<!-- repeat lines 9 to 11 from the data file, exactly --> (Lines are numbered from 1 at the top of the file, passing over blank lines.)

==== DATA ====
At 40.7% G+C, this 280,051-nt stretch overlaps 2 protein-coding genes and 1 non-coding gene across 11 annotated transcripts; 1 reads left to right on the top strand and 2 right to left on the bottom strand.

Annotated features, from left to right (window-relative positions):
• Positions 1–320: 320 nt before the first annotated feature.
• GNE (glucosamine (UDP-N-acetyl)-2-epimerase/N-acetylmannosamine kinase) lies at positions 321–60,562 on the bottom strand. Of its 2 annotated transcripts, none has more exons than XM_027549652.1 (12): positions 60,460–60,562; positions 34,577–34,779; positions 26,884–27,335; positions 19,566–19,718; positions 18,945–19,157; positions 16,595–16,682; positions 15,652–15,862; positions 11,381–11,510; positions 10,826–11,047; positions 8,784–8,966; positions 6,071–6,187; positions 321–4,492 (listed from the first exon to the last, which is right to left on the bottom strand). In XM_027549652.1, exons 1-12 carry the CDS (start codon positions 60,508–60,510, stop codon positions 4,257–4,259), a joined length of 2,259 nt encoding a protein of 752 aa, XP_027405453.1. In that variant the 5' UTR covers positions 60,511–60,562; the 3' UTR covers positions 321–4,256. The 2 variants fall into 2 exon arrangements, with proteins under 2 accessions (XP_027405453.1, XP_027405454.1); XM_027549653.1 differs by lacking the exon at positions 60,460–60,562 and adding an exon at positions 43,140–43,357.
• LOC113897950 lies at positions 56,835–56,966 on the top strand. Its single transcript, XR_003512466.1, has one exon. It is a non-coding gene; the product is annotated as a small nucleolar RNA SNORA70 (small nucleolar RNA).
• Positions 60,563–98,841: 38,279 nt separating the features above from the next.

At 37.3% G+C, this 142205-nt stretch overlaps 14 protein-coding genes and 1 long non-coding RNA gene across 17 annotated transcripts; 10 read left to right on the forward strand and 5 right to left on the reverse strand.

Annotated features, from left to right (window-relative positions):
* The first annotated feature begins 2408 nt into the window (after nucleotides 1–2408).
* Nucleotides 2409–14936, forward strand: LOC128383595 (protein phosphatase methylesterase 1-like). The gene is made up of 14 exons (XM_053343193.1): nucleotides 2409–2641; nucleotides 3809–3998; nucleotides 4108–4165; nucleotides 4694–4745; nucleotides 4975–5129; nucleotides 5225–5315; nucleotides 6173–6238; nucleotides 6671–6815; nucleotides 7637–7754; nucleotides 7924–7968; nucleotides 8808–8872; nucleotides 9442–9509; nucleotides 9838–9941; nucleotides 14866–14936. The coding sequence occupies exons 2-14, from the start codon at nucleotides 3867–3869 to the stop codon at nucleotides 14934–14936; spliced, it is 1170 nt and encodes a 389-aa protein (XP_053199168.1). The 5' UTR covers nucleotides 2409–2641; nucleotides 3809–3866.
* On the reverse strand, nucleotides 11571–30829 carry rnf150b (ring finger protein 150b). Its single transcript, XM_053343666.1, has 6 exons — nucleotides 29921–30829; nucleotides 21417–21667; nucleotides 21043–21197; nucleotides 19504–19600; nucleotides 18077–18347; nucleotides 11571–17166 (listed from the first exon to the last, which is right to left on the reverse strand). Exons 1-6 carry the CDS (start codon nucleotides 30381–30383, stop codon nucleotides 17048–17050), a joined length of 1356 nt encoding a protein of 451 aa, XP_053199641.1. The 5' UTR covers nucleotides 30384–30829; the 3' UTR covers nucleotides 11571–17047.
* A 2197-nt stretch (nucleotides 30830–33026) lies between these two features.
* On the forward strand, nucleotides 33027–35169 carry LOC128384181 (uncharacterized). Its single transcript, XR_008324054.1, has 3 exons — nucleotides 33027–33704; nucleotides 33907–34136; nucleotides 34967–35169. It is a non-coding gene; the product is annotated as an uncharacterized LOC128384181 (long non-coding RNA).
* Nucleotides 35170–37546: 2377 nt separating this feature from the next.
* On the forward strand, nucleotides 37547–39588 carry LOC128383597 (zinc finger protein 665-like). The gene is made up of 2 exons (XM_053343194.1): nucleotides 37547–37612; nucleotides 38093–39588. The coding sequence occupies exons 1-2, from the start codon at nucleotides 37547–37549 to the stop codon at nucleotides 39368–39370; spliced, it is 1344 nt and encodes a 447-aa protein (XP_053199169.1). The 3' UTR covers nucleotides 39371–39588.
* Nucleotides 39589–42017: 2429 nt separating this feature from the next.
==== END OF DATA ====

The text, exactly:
* The first annotated feature begins 2408 nt into the window (after nucleotides 1–2408).
* Nucleotides 2409–14936, forward strand: LOC128383595 (protein phosphatase methylesterase 1-like). The gene is made up of 14 exons (XM_053343193.1): nucleotides 2409–2641; nucleotides 3809–3998; nucleotides 4108–4165; nucleotides 4694–4745; nucleotides 4975–5129; nucleotides 5225–5315; nucleotides 6173–6238; nucleotides 6671–6815; nucleotides 7637–7754; nucleotides 7924–7968; nucleotides 8808–8872; nucleotides 9442–9509; nucleotides 9838–9941; nucleotides 14866–14936. The coding sequence occupies exons 2-14, from the start codon at nucleotides 3867–3869 to the stop codon at nucleotides 14934–14936; spliced, it is 1170 nt and encodes a 389-aa protein (XP_053199168.1). The 5' UTR covers nucleotides 2409–2641; nucleotides 3809–3866.
* On the reverse strand, nucleotides 11571–30829 carry rnf150b (ring finger protein 150b). Its single transcript, XM_053343666.1, has 6 exons — nucleotides 29921–30829; nucleotides 21417–21667; nucleotides 21043–21197; nucleotides 19504–19600; nucleotides 18077–18347; nucleotides 11571–17166 (listed from the first exon to the last, which is right to left on the reverse strand). Exons 1-6 carry the CDS (start codon nucleotides 30381–30383, stop codon nucleotides 17048–17050), a joined length of 1356 nt encoding a protein of 451 aa, XP_053199641.1. The 5' UTR covers nucleotides 30384–30829; the 3' UTR covers nucleotides 11571–17047.